Suhridh Sundaram of Avay Biosciences, a Chennai startup, explains how their new bio 3D printer, which can print human tissues and other biomaterials, could prove to be a gamechanger.
In a significant breakthrough earlier this month, Avay Biosciences, a Chennai-based deep tech startup, launched their indigenous ‘state-of-the-art’ bio 3D printer that can print human tissues.
Called ‘Mito Plus’, the printer was launched during the Bengaluru Tech Summit held between 16 and 18 November 2022. But why is this an important milestone?
Before answering this question, it’s imperative to understand what bioprinting is. It’s a method of tissue replication that uses ‘bioinks’, which are engineered to print artificial living tissues like skin.
What are bioinks?
Speaking to The Better India, Manish Amin, CEO of Avay Biosciences, says, “Bioinks are gels or pastes which contain two key components — the cells for the type of tissue we are targeting, and biomaterial that can support the cells and aid their growth. Biomaterials like gelatin and collagen are made from natural sources like meat, bones and cartilage using chemical processing. They imitate the cell’s environment as it would have been within the body, and so are used as support structures (scaffolds) upon which cells grow and connect.”
In a recent release issued by Avay Biosciences, they note, “Bioinks are materials engineered to allow the specific type of cells to grow and multiply while supporting the tissue’s structure.”
They are broadly split into the following categories:
- Structural – These inks are used to create frameworks or supports for the structure.
- Sacrificial – These inks are aimed at supporting structures during the printing process but are later removed or consumed by the cells to be replaced by their own materials.
- Functional – These inks are used to guide a specific function like cellular growth, development and differentiation.
When we say Mito Plus prints human tissue, is it essentially making new human tissue? How much do these bioprinted tissues resemble human tissues in our body?
Manish notes, “Printing tissue currently means using bioinks — cells mixed in biomaterial — to create scaffolds. These live scaffolds are then incubated, providing the right environment and time for the cells to multiply and make connections resembling tissue. Researchers are still working on verifying that these complex scaffolds actually behave identically to real tissue. Identifying these differences would lead to huge steps forward in understanding and artificially growing entire organs — something that globally we are still aspiring to achieve.”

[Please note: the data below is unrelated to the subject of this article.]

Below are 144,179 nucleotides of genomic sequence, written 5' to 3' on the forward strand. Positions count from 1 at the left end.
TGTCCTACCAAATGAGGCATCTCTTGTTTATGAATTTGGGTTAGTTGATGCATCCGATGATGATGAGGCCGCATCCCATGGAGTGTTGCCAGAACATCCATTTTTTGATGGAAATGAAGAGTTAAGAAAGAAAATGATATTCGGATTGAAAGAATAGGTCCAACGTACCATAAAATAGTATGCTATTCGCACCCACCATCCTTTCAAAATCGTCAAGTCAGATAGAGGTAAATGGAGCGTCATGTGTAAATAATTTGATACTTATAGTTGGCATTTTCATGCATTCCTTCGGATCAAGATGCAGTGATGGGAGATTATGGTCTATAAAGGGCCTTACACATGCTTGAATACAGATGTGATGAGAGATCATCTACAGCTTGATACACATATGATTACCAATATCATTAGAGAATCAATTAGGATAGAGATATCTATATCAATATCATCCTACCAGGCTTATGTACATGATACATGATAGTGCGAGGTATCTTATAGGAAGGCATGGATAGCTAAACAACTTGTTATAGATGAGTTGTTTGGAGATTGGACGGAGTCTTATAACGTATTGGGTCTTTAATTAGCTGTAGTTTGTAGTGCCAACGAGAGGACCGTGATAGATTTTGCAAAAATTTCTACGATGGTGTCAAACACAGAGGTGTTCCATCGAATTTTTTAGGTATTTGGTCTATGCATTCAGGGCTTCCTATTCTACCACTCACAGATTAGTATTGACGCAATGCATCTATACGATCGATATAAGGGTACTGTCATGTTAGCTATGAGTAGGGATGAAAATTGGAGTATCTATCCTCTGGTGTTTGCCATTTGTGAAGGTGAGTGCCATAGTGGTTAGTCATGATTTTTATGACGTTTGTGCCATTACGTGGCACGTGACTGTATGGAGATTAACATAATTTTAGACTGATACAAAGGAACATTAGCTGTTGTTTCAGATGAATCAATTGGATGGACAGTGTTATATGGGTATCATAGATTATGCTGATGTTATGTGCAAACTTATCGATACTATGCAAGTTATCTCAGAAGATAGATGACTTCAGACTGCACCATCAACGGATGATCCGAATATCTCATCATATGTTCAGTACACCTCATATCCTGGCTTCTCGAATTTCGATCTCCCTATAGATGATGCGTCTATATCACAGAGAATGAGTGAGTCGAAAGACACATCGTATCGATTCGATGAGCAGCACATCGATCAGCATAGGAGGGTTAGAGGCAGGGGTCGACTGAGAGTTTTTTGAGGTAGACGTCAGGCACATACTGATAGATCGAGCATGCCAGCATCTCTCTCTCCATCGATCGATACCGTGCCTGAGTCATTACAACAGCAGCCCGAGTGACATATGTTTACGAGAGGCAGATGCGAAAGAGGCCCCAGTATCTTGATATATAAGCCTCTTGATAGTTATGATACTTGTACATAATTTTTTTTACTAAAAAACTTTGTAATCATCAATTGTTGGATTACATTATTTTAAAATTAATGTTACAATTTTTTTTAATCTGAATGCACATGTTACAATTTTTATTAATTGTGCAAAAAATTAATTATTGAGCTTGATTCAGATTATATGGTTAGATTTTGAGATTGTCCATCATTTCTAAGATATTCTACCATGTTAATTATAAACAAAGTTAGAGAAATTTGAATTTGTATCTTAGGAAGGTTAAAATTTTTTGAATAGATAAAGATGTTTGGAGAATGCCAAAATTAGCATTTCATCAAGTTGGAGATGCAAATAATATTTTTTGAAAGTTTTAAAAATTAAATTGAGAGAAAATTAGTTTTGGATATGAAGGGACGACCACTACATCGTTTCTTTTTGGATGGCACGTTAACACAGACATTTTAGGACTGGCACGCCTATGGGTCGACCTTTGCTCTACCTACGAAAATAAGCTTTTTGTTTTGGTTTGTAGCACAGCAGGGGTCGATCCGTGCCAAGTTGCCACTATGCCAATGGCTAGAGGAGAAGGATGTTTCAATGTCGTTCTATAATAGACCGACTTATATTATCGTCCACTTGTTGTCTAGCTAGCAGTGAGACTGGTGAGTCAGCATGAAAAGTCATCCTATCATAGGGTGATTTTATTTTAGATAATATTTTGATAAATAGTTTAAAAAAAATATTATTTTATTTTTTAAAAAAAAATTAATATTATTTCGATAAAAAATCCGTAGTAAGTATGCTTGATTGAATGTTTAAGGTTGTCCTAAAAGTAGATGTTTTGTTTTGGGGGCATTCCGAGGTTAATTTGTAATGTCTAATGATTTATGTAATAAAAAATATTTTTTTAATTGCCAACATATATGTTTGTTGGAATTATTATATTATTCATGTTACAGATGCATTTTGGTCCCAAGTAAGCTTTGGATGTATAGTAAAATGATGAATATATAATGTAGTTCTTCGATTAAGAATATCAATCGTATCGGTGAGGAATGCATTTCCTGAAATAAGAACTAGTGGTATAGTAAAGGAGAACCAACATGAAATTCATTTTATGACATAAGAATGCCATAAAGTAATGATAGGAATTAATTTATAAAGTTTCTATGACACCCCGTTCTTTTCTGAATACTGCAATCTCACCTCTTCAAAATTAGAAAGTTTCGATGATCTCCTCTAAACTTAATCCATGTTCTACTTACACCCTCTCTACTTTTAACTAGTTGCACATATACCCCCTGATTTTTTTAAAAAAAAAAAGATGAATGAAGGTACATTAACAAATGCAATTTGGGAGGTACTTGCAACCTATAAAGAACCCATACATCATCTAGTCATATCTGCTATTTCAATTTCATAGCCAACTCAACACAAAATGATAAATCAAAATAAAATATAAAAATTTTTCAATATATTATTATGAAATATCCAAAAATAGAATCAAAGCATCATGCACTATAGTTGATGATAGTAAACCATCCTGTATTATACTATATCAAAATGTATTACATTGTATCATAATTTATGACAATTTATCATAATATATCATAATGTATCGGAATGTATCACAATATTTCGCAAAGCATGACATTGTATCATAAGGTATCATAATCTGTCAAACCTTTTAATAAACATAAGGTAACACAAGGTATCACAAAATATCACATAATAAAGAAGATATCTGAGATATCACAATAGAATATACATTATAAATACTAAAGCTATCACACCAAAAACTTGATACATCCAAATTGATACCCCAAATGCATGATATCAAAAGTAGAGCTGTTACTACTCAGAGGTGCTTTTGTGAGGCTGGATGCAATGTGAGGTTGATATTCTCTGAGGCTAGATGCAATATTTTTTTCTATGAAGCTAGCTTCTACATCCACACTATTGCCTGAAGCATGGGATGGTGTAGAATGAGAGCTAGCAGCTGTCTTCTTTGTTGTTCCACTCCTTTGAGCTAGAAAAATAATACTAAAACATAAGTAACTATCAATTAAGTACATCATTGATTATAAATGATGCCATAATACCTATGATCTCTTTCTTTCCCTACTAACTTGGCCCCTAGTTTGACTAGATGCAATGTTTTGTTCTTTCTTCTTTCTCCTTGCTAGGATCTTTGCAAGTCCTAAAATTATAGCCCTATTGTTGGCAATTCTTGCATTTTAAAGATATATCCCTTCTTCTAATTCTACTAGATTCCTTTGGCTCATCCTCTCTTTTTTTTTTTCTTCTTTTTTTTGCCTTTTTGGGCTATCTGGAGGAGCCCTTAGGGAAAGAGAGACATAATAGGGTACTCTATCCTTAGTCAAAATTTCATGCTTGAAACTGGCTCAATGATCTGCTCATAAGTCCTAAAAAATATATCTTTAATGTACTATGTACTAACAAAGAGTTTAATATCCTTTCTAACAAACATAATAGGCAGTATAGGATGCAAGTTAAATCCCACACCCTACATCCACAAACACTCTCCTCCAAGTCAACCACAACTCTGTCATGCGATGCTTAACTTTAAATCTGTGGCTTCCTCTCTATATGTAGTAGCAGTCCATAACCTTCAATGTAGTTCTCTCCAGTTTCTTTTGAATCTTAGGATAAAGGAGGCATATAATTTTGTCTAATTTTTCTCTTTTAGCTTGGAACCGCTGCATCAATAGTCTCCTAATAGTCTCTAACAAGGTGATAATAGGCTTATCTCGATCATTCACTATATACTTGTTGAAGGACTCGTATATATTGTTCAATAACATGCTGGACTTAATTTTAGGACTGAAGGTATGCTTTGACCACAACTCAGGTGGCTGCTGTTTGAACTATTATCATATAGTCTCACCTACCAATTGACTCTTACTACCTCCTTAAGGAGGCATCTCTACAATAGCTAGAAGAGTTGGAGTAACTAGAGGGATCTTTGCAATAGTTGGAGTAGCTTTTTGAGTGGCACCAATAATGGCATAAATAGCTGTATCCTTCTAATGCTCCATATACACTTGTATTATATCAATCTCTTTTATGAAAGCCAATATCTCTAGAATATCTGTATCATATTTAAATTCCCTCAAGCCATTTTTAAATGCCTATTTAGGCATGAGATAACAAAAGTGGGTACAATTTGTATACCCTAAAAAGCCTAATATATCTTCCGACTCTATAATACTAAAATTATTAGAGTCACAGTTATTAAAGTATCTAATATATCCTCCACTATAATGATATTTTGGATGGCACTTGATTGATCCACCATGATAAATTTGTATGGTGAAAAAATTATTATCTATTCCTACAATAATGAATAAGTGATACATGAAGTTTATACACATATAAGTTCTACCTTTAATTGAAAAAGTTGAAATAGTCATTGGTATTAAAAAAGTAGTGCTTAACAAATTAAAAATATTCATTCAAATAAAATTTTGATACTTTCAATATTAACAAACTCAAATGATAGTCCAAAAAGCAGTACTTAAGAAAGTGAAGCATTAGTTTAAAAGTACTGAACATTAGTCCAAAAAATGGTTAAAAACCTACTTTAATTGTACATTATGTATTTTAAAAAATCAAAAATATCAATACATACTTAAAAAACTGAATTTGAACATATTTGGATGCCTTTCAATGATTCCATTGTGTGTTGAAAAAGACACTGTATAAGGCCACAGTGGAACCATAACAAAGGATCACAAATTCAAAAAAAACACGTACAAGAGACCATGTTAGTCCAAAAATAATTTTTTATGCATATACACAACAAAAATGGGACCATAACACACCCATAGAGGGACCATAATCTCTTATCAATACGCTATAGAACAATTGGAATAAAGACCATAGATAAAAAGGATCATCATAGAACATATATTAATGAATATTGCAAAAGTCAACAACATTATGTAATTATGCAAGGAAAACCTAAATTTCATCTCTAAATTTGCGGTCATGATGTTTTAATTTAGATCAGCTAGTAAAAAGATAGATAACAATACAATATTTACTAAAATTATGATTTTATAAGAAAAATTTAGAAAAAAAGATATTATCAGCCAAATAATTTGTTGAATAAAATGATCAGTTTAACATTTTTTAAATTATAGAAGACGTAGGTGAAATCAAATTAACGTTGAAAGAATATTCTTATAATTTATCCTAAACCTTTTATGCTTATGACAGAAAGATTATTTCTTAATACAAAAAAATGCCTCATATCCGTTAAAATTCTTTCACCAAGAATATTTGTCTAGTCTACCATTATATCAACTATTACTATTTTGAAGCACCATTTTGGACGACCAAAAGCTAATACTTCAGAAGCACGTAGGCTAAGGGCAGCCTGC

Evolution of the bio 3D printer
The first prototype of Mito Plus was installed at IISc, Bangalore. What we see today is the advanced version of the bio 3D printer developed with inputs on the prototype from the research lab of Dr Bikramjit Basu at the university.
Avay Biosciences provides completely indigenous development of both software and hardware for end-to-end bio 3D printing solutions in India.
“We originally built the Mito Basic prototype. Making this was easy, and it only took us about four months. A lot of college students today try making their own home-grown bioprinters. The challenge was moving from prototype to product. Can we fix all the software bugs? Will the printing happen repeatedly? Can we provide better quality parts and features?” asks Manish.
All this led to them expanding their design, manufacturing, electrical and software teams to build something that soon was far removed from the original version — a true bioprinter.
“There were many small improvements along the way — adding systems for temperature control, many trials of different UV bulbs and LEDs, and after many mistakes, we now have a system that is ready to launch in the market. Having said that, nothing is perfect. We will continue to resolve existing issues and develop new and innovative features that our customers keep asking for until our printer is the default for all tissue engineering research,” he adds.
Avay Biosciences has developed 3D printers in-house with around 70% of manufacturing undertaken in Chennai and Bengaluru. They have a dedicated software team focused on constantly adding new features and building better software.
‘State of the art’
“MITO plus is one of the most advanced bioprinters in its price range. A wide range of biomaterials can be printed with it. This printer will also have inbuilt UV curing options. The printer has HEPA filters and the major feature is the temperature control, where the printhead and the print bed can be cooled up to 4 degrees Celsius as well as heated up to 80 degrees Celsius. MITO plus can be used for pharmaceutical drug discovery and testing applications. It can also be used in cancer biology and cosmetology applications,” says Manish.